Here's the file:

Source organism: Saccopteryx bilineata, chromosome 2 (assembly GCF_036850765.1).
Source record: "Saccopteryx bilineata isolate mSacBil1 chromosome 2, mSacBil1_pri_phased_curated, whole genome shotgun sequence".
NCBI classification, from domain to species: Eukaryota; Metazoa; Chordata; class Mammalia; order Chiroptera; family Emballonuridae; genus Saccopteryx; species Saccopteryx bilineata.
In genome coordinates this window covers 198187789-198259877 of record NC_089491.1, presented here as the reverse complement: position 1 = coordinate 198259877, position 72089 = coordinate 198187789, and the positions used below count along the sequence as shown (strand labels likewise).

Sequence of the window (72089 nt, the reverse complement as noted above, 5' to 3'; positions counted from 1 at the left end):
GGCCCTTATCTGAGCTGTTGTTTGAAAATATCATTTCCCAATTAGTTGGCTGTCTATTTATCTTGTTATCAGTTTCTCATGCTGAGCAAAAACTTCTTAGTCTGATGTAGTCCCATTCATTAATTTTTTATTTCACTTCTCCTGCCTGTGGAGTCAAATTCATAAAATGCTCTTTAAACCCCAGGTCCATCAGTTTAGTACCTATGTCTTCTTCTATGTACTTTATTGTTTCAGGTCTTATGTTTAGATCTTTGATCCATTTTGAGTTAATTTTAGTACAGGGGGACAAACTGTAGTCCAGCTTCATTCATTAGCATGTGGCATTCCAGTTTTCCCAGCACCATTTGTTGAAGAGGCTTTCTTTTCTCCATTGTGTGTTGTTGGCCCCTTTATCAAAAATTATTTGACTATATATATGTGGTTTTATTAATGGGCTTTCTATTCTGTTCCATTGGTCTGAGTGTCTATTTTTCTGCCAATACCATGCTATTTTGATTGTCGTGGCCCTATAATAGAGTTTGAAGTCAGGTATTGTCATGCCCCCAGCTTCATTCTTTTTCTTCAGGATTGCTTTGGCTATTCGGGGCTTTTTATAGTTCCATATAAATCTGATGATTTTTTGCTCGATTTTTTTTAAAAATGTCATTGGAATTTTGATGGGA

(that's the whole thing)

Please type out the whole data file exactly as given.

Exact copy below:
Source organism: Saccopteryx bilineata, chromosome 2 (assembly GCF_036850765.1).
Source record: "Saccopteryx bilineata isolate mSacBil1 chromosome 2, mSacBil1_pri_phased_curated, whole genome shotgun sequence".
NCBI classification, from domain to species: Eukaryota; Metazoa; Chordata; class Mammalia; order Chiroptera; family Emballonuridae; genus Saccopteryx; species Saccopteryx bilineata.
In genome coordinates this window covers 198187789-198259877 of record NC_089491.1, presented here as the reverse complement: position 1 = coordinate 198259877, position 72089 = coordinate 198187789, and the positions used below count along the sequence as shown (strand labels likewise).

Sequence of the window (72089 nt, the reverse complement as noted above, 5' to 3'; positions counted from 1 at the left end):
GGCCCTTATCTGAGCTGTTGTTTGAAAATATCATTTCCCAATTAGTTGGCTGTCTATTTATCTTGTTATCAGTTTCTCATGCTGAGCAAAAACTTCTTAGTCTGATGTAGTCCCATTCATTAATTTTTTATTTCACTTCTCCTGCCTGTGGAGTCAAATTCATAAAATGCTCTTTAAACCCCAGGTCCATCAGTTTAGTACCTATGTCTTCTTCTATGTACTTTATTGTTTCAGGTCTTATGTTTAGATCTTTGATCCATTTTGAGTTAATTTTAGTACAGGGGGACAAACTGTAGTCCAGCTTCATTCATTAGCATGTGGCATTCCAGTTTTCCCAGCACCATTTGTTGAAGAGGCTTTCTTTTCTCCATTGTGTGTTGTTGGCCCCTTTATCAAAAATTATTTGACTATATATATGTGGTTTTATTAATGGGCTTTCTATTCTGTTCCATTGGTCTGAGTGTCTATTTTTCTGCCAATACCATGCTATTTTGATTGTCGTGGCCCTATAATAGAGTTTGAAGTCAGGTATTGTCATGCCCCCAGCTTCATTCTTTTTCTTCAGGATTGCTTTGGCTATTCGGGGCTTTTTATAGTTCCATATAAATCTGATGATTTTTTGCTCGATTTTTTTTAAAAATGTCATTGGAATTTTGATGGGA